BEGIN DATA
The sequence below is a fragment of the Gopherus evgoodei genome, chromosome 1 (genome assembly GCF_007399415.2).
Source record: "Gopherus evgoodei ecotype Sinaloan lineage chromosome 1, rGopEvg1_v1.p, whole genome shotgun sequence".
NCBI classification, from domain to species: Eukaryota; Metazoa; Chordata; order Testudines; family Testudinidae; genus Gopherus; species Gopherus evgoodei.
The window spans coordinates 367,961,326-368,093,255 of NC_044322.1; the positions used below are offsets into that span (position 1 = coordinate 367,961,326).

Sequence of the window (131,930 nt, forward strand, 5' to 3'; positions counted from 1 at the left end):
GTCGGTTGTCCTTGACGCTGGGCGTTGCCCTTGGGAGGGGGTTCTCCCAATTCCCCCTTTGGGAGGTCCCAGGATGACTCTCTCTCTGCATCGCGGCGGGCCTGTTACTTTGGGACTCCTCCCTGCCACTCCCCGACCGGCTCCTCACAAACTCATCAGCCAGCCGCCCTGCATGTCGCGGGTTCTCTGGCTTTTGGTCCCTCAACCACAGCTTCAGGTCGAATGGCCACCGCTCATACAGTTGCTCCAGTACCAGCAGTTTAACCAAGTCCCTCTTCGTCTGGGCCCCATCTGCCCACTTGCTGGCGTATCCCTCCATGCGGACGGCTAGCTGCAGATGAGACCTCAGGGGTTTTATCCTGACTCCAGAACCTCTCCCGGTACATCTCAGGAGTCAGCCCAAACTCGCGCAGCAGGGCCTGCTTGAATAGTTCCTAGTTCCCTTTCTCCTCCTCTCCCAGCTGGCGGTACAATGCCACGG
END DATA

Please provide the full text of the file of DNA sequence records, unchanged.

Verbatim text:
The sequence below is a fragment of the Gopherus evgoodei genome, chromosome 1 (genome assembly GCF_007399415.2).
Source record: "Gopherus evgoodei ecotype Sinaloan lineage chromosome 1, rGopEvg1_v1.p, whole genome shotgun sequence".
NCBI classification, from domain to species: Eukaryota; Metazoa; Chordata; order Testudines; family Testudinidae; genus Gopherus; species Gopherus evgoodei.
The window spans coordinates 367,961,326-368,093,255 of NC_044322.1; the positions used below are offsets into that span (position 1 = coordinate 367,961,326).

Sequence of the window (131,930 nt, forward strand, 5' to 3'; positions counted from 1 at the left end):
GTCGGTTGTCCTTGACGCTGGGCGTTGCCCTTGGGAGGGGGTTCTCCCAATTCCCCCTTTGGGAGGTCCCAGGATGACTCTCTCTCTGCATCGCGGCGGGCCTGTTACTTTGGGACTCCTCCCTGCCACTCCCCGACCGGCTCCTCACAAACTCATCAGCCAGCCGCCCTGCATGTCGCGGGTTCTCTGGCTTTTGGTCCCTCAACCACAGCTTCAGGTCGAATGGCCACCGCTCATACAGTTGCTCCAGTACCAGCAGTTTAACCAAGTCCCTCTTCGTCTGGGCCCCATCTGCCCACTTGCTGGCGTATCCCTCCATGCGGACGGCTAGCTGCAGATGAGACCTCAGGGGTTTTATCCTGACTCCAGAACCTCTCCCGGTACATCTCAGGAGTCAGCCCAAACTCGCGCAGCAGGGCCTGCTTGAATAGTTCCTAGTTCCCTTTCTCCTCCTCTCCCAGCTGGCGGTACAATGCCACGG